Local control:Democracy can lead to climate change solutions, but it may be up to states to act first
The Fall 2022 issue of Tucson Audubon’s Vermillion Flycatcher magazine summarizes risks to birds of projects in Arizona that hinge on political support: The proposed Interstate 11 would affect three species; mining projects could place seven species at risk; ongoing cattle grazing threatens two species of birds; and the proposed Villages at Vigneto mega-development and Sunzia transmission line would damage habitat important for three and five different species of birds, respectively.
And, though this year’s Arizona ballot offers no opportunities to vote specifically for or against these projects or to address wildlife conservation or even climate change, the talon-ted naturalists who flocked to Reid Park on Saturday did so with a Gilded flicker of hope that keeping environmental voters engaged in the democratic process may help stymie the further hemorrhaging of bird biodiversity in future elections.
After scoping mallards, American wigeon and ring-necked ducks at the Reid Park pond, a black-crowned night heron snoozing in the oak tree rooted on its opposite bank and an unidentified hummingbird zooming overhead, the birder voters returned to meet with Robinson for instructions on how to canvass.
Standing in a circle, they each introduced themselves, as is common, in tern
Laura Couchman is a long-time volunteer with the Tucson Audubon Society and feels strongly that Arizona is “a super important state for birding and for voting.” Matt Vandzura, a former ranger at both Grand Canyon National Park and Organ Pipe Cactus National Monument, retired to Tucson a year ago specifically for its acclaimed birding, the activity that introduced him to his wife.
Steve Hamilton moved from Alaska, where he worked on a sea ferry, which he said used to have a naturalist employed on board to teach people about birds, “until a Republican governor got in office and decided the public ferry system should make money.”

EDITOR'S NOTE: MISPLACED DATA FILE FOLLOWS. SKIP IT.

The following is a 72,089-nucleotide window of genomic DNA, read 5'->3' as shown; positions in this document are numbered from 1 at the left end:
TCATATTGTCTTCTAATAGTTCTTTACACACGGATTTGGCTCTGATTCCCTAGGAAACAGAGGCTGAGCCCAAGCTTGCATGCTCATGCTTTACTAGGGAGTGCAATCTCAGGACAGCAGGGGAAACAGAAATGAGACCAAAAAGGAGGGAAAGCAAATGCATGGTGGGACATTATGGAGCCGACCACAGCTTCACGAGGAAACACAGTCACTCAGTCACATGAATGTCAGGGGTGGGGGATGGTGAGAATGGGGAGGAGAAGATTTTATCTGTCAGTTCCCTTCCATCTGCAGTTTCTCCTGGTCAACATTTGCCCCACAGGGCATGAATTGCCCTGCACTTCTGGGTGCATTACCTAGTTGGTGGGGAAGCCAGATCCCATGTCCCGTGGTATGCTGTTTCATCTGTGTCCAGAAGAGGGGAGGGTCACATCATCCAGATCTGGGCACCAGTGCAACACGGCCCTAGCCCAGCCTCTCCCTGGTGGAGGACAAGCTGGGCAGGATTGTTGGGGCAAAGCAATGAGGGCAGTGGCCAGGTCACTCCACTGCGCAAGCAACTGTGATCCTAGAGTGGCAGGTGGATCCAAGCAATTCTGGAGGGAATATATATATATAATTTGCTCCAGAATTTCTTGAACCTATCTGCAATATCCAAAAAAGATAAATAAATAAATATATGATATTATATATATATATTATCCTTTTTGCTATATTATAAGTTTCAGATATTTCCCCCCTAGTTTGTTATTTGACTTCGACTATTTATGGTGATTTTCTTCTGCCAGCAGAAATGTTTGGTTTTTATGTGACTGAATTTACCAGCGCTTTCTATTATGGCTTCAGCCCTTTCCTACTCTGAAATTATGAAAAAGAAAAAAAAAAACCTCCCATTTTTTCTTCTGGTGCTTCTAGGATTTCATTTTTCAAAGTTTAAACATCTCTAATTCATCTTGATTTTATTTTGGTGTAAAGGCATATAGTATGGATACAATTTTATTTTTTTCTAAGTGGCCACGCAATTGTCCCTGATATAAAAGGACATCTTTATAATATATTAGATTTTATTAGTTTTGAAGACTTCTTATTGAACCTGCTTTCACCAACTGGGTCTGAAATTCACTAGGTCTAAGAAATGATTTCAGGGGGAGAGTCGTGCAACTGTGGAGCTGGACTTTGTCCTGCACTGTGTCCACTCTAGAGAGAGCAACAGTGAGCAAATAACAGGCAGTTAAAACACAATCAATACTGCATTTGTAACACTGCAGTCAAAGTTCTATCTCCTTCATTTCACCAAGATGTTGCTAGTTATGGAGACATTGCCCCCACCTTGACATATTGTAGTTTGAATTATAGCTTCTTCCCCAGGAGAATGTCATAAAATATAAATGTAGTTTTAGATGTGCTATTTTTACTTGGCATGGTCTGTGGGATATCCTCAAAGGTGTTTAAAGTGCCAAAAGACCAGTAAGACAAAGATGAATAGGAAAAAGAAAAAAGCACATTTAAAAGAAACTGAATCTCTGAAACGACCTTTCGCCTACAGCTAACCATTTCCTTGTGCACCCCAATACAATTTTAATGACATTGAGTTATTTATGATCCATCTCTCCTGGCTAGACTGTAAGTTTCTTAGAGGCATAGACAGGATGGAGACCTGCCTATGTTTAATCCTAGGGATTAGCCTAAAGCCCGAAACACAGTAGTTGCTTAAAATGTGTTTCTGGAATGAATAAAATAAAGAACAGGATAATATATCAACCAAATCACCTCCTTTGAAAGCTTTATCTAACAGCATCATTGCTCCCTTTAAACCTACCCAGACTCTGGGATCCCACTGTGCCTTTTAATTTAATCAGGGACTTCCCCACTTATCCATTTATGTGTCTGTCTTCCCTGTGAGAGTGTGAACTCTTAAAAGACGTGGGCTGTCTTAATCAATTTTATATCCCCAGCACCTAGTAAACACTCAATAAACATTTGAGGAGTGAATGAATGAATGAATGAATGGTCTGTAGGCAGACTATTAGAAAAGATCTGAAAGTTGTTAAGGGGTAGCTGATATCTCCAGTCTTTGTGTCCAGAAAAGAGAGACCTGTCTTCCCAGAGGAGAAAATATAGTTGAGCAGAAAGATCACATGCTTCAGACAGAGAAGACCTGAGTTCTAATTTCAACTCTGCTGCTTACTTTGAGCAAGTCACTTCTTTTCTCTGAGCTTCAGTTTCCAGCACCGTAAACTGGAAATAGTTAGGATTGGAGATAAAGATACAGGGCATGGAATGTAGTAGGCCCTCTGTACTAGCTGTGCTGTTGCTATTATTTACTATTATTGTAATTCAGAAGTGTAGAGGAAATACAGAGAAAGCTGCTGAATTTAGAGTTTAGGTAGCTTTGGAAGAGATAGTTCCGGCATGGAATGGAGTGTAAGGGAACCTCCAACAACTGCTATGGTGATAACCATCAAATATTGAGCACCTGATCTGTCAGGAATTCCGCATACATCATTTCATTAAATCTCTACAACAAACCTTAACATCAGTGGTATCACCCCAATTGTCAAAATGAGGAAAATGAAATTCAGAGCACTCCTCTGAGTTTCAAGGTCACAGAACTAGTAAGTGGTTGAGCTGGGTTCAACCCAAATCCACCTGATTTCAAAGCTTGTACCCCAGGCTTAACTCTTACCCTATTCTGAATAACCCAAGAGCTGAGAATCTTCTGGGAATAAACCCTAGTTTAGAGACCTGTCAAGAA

Aamir Farooq heard about the event through Citizens Climate Lobby and is so committed to mobilizing voters in close elections that he took the train from Los Angeles that morning to join the effort, which he followed with another canvassing event that afternoon. He used to live in Scottsdale and said that since the Jan. 6 assault on the capitol, he just can’t stand to watch the country spiral into chaos.
As Tucson local and experienced canvasser Kathleen Dubbs introduced herself, a Cooper’s hawk flew overhead and the volunteers paused to watch it land in a tall pine tree. Milly Lierman had to speak up above the din of alarmed house finches to share her sentiment that “it seems like stewardship of the Earth would be an issue that unites us and we could agree we should spend time and money and effort now.”
Governors on climate:The Arizona climate that could have been: How Napolitano would put the state back on track
After introductions were complete, Robinson handed out clipboards with names and addresses of registered voters within walking distance that Stinnett’s algorithm had suggested would vote on behalf of birds if they made it to the polls. The gold standard would be to get those people to verbalize a plan to vote and to join the EVP’s mailing list for reminders about upcoming elections. He warned the birders not to get involved in political debates, to steer clear of aggressive dogs and to avoid placing anything into mail boxes, which would be ill-eagle. 
Then, on a wing and a prayer, the volunteers paired up (toucan do more than one) and fanned out into the neighborhood, not to change minds but to reinforce habits.
As Stinnett explained over the phone, the goal of EVP is to use lessons from behavioral science to encourage people to boost their good voting record rather than shaming them for past absences. It takes advantage of a psychological phenomenon called “loss aversion,” which is the idea that people worry more about losing $5 than they get excited about finding $5.